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South Africa saw its most destructive riots in years this past July, ostensibly in response to former President Jacob Zuma's imprisonment and due to socio-economic factors. The Constitutional Court's sentencing of Zuma was widely hailed as a victory for the Rule of Law, but the commentariat in many cases remains blissfully unaware of its diagnostic blindspots.
After the shocking riots that engulfed South Africa last month, all of us in this beautiful country have cause for deep reflection, regardless of our race, religion, age or political views. Was this a singular event, why did it happen? Few would deny that the inequality in our society, poverty and unemployment of so many are among the root causes.
Written by the author of Incorruptible, The Unlikely Mr Rogue: A life with Ivan Pillay is the story of the quiet man behind the so-called ‘rogue unit’ at SARS who has become a lightning rod for so many in politics. It takes the reader on a journey from Ivan’s growing up in Merebank, KwaZulu-Natal, to his politicisation, his friendship with Pravin Gordhan and the story of Operation Vula, which Ivan ran from Lusaka, reporting to Oliver Tambo.
Statistics South Africa (Stats SA) reported on October 29 that South Africa’s unemployment rate increased from 29.0% in 2019 Q2 to 29.1% in the third quarter. This was the highest jobless reading since 2003, and South Africa now has the joint fourth-highest unemployment rate out of 182 countries tracked by Trading Economics.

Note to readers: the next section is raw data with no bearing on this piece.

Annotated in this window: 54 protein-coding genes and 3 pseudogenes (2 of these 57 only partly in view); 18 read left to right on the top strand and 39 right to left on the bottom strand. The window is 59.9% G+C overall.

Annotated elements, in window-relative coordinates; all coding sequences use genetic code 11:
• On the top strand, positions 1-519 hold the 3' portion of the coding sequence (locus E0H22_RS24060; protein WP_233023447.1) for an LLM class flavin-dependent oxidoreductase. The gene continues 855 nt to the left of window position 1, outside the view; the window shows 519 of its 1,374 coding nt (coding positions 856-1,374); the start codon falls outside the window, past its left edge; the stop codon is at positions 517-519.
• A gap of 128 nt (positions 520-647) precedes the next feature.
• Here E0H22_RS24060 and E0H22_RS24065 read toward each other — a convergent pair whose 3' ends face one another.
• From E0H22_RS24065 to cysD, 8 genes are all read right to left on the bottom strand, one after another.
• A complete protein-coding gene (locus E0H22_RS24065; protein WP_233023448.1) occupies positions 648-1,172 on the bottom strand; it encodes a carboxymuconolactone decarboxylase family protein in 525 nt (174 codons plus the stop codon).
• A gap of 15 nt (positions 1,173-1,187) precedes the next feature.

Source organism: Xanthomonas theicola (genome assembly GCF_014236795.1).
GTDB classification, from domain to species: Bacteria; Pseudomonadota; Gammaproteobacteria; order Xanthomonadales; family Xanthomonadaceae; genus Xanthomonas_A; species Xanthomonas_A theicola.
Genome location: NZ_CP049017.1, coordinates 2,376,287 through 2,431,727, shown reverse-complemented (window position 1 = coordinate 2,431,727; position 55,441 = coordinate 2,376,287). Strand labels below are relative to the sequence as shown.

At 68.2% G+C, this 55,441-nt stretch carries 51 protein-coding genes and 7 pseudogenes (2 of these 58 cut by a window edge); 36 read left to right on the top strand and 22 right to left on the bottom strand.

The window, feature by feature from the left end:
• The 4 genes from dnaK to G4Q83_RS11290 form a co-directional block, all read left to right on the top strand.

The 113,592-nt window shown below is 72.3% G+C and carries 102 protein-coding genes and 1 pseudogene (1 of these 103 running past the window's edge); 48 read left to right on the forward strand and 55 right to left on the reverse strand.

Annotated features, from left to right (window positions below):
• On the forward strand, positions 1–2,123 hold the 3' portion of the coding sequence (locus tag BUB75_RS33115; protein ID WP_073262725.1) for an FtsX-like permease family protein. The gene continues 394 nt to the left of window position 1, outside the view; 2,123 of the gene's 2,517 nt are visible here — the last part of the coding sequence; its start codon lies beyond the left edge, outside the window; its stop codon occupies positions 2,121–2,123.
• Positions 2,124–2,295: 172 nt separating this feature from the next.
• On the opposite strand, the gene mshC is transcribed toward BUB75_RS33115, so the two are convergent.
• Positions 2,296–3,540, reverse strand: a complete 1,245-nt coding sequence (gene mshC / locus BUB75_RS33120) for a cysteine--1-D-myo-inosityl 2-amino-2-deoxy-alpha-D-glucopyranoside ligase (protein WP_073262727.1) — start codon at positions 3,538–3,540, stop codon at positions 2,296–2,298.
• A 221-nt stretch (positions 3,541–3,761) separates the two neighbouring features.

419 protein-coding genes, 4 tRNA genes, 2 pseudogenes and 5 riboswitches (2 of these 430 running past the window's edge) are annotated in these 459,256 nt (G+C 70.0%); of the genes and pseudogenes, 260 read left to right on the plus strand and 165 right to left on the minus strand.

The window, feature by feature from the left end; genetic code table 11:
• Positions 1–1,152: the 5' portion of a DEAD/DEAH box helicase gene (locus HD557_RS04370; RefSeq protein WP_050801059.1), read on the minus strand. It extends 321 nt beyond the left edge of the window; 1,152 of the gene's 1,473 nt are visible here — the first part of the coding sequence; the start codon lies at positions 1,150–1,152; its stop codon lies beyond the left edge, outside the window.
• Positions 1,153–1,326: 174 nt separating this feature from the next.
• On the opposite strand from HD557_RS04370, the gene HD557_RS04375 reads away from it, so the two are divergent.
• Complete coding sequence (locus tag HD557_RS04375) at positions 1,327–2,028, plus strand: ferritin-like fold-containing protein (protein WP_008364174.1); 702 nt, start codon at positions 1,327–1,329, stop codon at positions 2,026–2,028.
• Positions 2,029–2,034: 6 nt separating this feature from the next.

Property, and the ownership of land, is an emotive topic in South Africa. While progress towards redressing inequality in land ownership and the property sector could be far quicker, the good news is that we know where we stand, and property offers unique prospects for achieving real social change.
Government needs to take bold and rapid action to extricate the country from the economic quagmire in which it finds itself. The local economy is struggling to generate the growth needed to address high unemployment and inequality, as well as arrest the declining productivity that has eroded the country's global competitiveness.
According to Oxfam, a new billionaire was created every two days in 2018. What an incredible, remarkable phenomenon. Never have people created so much wealth for themselves through businesses and trading.
John Kinsley has written a book that presents two macro-economic challenges facing the world today. There are two broad economic challenges facing economies around the world today: the one is ageing demographics (particularly in established economies) and the other is inequality.
A major takeout from the month-long bus strike earlier this year is that workers were prepared to strike for a protracted period until their main demands were met, including that they be paid for the month that they did not work as a result of the protest action.